ANKARA (Reuters)–The Turkish military-dominated National Security Council warned France on January 22 that its accusations of the Turks committing genocide against Armenia’s in 1915 would threaten security in the region.
Prime Minister Bulent Ecevit said any counter-measures against France after the French National Assembly passed the resolution last week should not harm Turkey’s interests. Turkey rejects charges of genocide–saying both sides suffered losses during partisan fighting as the Ottoman empire crumbled.
"It has been evaluated that this resolution will have a negative effect on regional stability and security,” said a statement issued after a meeting of the National Security Council–an advisory body dominated by the military which meets to discuss politics.
"This resolution seriously damages Turkey-France relations,” the statement continued–without indicating if any retaliatory action might be taken.
Ecevit–who discussed possible steps against France with his coalition partners–said any measures would be a response to a few "irresponsible politicians” and not to the entire French people.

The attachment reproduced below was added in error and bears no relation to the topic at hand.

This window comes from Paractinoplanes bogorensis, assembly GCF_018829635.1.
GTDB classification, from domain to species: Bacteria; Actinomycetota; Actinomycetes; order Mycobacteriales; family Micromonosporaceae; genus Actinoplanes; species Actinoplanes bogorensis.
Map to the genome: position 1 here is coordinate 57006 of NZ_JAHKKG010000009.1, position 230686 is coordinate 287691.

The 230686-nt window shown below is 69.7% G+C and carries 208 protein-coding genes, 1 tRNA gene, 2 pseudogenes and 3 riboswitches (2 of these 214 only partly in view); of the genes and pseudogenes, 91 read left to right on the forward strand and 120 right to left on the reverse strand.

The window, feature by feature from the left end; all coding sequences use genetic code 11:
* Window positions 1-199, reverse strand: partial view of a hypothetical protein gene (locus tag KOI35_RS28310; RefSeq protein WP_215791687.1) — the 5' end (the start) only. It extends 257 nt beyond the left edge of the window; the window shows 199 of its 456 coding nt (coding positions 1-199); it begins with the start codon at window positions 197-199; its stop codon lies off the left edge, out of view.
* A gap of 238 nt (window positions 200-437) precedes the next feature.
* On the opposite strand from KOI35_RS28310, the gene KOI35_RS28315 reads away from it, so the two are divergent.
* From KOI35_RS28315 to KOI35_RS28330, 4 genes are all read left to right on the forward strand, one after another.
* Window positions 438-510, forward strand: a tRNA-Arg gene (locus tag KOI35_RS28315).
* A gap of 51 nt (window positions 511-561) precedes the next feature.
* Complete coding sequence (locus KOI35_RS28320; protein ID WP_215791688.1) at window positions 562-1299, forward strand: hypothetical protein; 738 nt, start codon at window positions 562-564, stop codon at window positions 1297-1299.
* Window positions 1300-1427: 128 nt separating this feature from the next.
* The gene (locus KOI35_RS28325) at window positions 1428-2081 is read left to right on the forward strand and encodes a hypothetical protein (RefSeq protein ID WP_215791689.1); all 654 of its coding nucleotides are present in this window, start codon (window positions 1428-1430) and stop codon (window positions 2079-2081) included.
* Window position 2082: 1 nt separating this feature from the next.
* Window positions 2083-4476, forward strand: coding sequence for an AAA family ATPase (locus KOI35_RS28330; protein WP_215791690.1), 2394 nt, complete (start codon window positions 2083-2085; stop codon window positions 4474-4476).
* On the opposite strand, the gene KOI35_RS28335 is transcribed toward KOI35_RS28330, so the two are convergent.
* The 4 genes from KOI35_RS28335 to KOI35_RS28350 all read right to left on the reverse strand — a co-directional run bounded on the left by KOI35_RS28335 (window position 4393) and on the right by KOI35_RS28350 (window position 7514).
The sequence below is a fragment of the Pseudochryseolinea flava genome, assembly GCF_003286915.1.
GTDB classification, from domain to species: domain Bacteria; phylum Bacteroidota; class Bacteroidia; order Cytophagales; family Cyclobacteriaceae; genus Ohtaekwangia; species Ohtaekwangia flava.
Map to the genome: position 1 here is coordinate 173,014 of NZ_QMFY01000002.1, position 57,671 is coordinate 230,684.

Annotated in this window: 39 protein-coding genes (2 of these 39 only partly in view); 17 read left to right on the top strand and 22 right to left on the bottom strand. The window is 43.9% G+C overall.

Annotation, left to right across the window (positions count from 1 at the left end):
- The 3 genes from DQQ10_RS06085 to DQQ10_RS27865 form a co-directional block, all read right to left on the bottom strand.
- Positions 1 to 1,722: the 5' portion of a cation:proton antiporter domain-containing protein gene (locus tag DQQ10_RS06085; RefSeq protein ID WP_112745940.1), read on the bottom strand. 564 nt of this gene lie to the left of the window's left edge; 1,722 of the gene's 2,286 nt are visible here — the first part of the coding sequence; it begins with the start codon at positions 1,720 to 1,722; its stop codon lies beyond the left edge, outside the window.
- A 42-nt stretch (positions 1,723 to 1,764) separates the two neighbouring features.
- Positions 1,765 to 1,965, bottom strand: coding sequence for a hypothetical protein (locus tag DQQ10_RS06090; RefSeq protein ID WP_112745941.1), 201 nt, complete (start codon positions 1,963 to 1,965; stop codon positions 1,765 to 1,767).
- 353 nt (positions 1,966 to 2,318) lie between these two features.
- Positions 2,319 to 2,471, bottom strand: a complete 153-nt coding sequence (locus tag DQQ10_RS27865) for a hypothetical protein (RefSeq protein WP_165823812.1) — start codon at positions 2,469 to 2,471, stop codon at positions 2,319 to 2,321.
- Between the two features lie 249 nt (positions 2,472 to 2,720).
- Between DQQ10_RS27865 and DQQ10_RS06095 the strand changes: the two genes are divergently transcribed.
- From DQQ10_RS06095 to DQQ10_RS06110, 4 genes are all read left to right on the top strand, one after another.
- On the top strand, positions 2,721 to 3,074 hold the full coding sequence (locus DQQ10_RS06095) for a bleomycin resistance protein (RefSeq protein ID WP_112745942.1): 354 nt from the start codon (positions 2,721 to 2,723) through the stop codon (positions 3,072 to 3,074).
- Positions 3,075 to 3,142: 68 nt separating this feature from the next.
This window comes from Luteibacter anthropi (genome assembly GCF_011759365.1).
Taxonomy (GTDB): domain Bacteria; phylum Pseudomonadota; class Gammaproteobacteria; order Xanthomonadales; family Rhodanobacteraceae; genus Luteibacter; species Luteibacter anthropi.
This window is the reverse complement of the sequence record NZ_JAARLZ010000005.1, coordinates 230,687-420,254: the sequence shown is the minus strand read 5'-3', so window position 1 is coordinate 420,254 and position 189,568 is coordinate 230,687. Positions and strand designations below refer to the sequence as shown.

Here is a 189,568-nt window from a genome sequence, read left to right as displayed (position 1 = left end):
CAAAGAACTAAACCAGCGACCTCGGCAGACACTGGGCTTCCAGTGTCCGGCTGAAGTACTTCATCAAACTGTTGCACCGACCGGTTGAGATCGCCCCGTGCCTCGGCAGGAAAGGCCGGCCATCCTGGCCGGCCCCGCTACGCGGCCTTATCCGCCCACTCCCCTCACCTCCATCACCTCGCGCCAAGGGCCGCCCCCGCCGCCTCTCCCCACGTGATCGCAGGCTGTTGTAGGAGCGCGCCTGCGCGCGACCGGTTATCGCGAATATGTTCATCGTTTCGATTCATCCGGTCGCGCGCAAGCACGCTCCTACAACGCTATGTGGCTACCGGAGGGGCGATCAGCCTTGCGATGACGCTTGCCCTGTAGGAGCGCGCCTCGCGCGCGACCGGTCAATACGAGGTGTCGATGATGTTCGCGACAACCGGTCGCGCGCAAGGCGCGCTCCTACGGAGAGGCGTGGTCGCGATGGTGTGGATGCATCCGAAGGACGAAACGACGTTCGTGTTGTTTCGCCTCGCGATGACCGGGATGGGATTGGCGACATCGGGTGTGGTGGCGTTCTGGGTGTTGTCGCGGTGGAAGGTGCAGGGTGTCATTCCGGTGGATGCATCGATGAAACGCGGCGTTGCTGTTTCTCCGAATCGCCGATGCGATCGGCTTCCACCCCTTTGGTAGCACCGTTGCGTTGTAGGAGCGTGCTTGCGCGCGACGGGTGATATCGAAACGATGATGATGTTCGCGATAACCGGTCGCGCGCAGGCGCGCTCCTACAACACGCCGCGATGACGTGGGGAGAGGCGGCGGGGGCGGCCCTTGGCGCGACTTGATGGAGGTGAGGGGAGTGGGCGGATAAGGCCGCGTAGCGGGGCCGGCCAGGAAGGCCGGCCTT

"We must warn France without harming ourselves,” he told reporters. "We should not target the French people–most of whom come and visit our country.”
French arms manufacturers have an interest in lucrative weapons deals as Turkey’s armed forces prepare to spend an estimated $11.2 billion upgrading helicopters and tanks–and France is a member of the European Union–which Turkey hopes to join eventually.
The European Parliament late last year passed a similar non-binding measure accusing Turks of genocide. The US Congress dropped a resolution on the same issue after then President Bill Clinton warned it would threaten US interests in the Middle East.